You have some old backups on CD or DVD, maybe a hard drive (or three), maybe a dozen old flash drives. They are old, tired and ready to be pitched, but wait, how do you make sure no one gets your personal information off them?
You know old tax returns, financial records, emails, documents—all the stuff we gather over years of using a device? Not an easy problem to solve, now imagine you’re the Canadian Federal Government and you have government and citizen information to protect. Well that’s the challenge being laid down by Public Works right now—give us a digital wood chipper so we can trash all the digital assets we have securely:
The federal government has ordered a monster machine to chew up its discarded hard drives, USB thumb drives, CDs, and even ancient Beta videotapes. Like a tree chipper, the grinder will rip apart a range of data-storage devices into pieces so tiny that the sensitive information can never be recovered.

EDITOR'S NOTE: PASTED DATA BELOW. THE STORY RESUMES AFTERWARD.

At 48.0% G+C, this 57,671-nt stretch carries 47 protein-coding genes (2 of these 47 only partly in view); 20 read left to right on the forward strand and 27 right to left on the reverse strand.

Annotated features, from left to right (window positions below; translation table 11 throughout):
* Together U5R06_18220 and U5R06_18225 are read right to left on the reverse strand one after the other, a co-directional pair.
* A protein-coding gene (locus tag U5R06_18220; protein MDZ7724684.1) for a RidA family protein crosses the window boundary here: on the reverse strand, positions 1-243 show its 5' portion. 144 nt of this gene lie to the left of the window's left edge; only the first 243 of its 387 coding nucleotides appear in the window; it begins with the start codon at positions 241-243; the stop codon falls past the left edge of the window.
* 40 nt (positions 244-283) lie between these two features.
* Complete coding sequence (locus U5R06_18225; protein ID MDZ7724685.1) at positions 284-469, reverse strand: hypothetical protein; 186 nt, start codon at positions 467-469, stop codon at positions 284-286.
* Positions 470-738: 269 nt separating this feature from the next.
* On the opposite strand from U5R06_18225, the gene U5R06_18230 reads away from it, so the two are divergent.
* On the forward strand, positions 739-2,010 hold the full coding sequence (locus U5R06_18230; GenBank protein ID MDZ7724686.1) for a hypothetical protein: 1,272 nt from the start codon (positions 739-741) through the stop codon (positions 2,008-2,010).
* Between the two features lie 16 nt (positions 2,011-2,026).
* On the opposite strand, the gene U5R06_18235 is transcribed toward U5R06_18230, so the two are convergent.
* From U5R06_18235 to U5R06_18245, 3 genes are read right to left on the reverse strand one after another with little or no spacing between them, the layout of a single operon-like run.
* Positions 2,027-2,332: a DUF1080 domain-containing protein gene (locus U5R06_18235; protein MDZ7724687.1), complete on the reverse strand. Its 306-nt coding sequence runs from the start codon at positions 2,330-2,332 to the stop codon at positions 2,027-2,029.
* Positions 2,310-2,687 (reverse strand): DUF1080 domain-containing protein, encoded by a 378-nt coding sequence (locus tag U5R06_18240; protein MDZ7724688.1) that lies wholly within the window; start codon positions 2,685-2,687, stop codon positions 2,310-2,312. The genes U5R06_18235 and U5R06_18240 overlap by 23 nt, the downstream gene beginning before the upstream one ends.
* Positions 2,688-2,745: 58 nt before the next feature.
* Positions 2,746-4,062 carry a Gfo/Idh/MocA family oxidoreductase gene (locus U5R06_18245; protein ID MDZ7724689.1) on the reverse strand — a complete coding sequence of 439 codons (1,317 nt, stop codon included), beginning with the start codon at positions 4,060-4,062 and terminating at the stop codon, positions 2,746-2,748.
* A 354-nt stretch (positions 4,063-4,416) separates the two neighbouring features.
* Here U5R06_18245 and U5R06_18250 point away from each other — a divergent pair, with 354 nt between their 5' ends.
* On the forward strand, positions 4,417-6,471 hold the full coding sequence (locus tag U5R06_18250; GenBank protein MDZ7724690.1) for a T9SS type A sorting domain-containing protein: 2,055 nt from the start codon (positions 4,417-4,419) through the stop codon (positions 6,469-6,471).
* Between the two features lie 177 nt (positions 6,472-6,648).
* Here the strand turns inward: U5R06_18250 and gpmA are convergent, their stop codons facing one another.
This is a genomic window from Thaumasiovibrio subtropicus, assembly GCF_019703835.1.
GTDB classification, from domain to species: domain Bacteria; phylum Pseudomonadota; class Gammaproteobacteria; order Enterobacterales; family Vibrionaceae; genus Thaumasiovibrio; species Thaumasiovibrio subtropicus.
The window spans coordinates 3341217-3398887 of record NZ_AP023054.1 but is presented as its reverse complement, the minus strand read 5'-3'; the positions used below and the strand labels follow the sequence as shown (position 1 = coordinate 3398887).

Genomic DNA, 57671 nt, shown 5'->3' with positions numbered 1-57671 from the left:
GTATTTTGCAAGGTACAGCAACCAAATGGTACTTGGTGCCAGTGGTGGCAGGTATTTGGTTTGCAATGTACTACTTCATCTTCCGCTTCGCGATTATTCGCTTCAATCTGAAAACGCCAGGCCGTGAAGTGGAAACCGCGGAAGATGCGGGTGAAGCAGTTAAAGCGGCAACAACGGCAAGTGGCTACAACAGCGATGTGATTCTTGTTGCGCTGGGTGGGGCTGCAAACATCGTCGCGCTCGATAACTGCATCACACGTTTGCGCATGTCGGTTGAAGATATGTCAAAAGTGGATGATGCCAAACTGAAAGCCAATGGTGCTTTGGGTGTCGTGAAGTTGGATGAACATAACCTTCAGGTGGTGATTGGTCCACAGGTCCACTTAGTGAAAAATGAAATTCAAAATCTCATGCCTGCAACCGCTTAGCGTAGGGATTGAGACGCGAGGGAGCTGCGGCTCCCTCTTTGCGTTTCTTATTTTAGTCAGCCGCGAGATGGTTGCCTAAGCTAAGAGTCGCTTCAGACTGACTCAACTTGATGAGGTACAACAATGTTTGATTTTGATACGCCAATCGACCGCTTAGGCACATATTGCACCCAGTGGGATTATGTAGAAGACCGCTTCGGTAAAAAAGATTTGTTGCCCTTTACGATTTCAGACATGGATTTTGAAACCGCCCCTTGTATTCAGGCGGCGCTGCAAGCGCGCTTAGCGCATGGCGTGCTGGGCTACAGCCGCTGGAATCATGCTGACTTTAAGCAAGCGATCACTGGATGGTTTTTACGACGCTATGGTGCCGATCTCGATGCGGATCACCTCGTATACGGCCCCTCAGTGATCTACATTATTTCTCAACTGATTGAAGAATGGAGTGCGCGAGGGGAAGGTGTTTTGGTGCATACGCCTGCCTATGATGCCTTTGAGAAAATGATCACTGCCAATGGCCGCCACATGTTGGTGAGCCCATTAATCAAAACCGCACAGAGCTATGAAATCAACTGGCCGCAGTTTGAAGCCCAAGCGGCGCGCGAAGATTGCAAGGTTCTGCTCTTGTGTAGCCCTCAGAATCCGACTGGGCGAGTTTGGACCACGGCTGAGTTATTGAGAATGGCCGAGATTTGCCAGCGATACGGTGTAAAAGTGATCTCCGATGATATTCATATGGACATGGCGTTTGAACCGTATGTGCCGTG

The Public Works Department is calling for “destruction equipment that performs disintegration, which is the physical demolition of electronic storage devices to particle sizes too small for data retrieval or reassembly,” says a recent tender document.
Right now CDs and DVDs can be chipped with higher-end shredders, but hard drives and flash drives? Cell phones? Yeah that’s another matter entirely. While I personally might choose something as pedestrian as an electromagnet or powerful rare-earth magnet, that’s only good for small time disposable, on a large company or government scale you need something a little more intense.
Yes, you can use software applications to wipe drives, but recent tests have found that new solid state drives (SSDs) are a wee harder to wipe securely than we previously thought (Sophos,Intego). The usual pattern of writing random information over and over on a drive (the good enough level is 7 times, the no hope level is 32 in OS X), doesn’t always work on SSDs because of the way SSDs store data. For those drives physical destruction (or maybe a kick-butt magnet) is the only way to be sure data can’t be recovered. Which isn’t an option when you’re trying to resell a computer.
Regardless of the challenges, I’m glad that the Canadian Government is aware of the problem and taking steps to deal with it.
Now if you’re excuse me, I need to fire up my wood chipper; I have some drives to take care of…